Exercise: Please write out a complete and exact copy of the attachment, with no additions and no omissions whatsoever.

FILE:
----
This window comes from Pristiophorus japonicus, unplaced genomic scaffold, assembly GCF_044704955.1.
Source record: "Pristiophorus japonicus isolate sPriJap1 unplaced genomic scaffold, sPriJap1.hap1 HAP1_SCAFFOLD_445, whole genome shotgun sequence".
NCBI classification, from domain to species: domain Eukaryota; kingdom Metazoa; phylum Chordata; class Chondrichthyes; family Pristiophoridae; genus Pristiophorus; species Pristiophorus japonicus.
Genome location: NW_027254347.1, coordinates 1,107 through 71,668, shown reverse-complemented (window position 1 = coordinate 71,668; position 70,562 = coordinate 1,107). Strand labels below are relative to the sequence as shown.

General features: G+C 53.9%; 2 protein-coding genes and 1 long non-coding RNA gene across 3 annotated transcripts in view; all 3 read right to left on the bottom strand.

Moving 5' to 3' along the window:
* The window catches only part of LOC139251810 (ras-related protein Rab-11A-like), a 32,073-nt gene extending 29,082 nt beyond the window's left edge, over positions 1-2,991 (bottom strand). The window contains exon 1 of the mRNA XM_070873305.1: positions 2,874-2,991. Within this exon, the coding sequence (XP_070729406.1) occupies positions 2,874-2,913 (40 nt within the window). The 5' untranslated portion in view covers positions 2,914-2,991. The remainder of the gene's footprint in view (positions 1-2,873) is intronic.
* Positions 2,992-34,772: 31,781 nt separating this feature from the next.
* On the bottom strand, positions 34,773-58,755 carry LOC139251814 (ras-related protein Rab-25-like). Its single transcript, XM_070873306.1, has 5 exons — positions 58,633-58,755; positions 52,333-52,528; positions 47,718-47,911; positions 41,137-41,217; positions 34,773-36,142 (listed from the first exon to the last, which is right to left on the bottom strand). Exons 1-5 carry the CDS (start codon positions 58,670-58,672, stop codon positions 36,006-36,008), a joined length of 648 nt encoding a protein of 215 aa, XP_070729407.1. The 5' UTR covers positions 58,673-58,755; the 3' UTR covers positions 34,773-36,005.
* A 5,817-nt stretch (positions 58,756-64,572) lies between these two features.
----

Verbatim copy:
This window comes from Pristiophorus japonicus, unplaced genomic scaffold, assembly GCF_044704955.1.
Source record: "Pristiophorus japonicus isolate sPriJap1 unplaced genomic scaffold, sPriJap1.hap1 HAP1_SCAFFOLD_445, whole genome shotgun sequence".
NCBI classification, from domain to species: domain Eukaryota; kingdom Metazoa; phylum Chordata; class Chondrichthyes; family Pristiophoridae; genus Pristiophorus; species Pristiophorus japonicus.
Genome location: NW_027254347.1, coordinates 1,107 through 71,668, shown reverse-complemented (window position 1 = coordinate 71,668; position 70,562 = coordinate 1,107). Strand labels below are relative to the sequence as shown.

General features: G+C 53.9%; 2 protein-coding genes and 1 long non-coding RNA gene across 3 annotated transcripts in view; all 3 read right to left on the bottom strand.

Moving 5' to 3' along the window:
* The window catches only part of LOC139251810 (ras-related protein Rab-11A-like), a 32,073-nt gene extending 29,082 nt beyond the window's left edge, over positions 1-2,991 (bottom strand). The window contains exon 1 of the mRNA XM_070873305.1: positions 2,874-2,991. Within this exon, the coding sequence (XP_070729406.1) occupies positions 2,874-2,913 (40 nt within the window). The 5' untranslated portion in view covers positions 2,914-2,991. The remainder of the gene's footprint in view (positions 1-2,873) is intronic.
* Positions 2,992-34,772: 31,781 nt separating this feature from the next.
* On the bottom strand, positions 34,773-58,755 carry LOC139251814 (ras-related protein Rab-25-like). Its single transcript, XM_070873306.1, has 5 exons — positions 58,633-58,755; positions 52,333-52,528; positions 47,718-47,911; positions 41,137-41,217; positions 34,773-36,142 (listed from the first exon to the last, which is right to left on the bottom strand). Exons 1-5 carry the CDS (start codon positions 58,670-58,672, stop codon positions 36,006-36,008), a joined length of 648 nt encoding a protein of 215 aa, XP_070729407.1. The 5' UTR covers positions 58,673-58,755; the 3' UTR covers positions 34,773-36,005.
* A 5,817-nt stretch (positions 58,756-64,572) lies between these two features.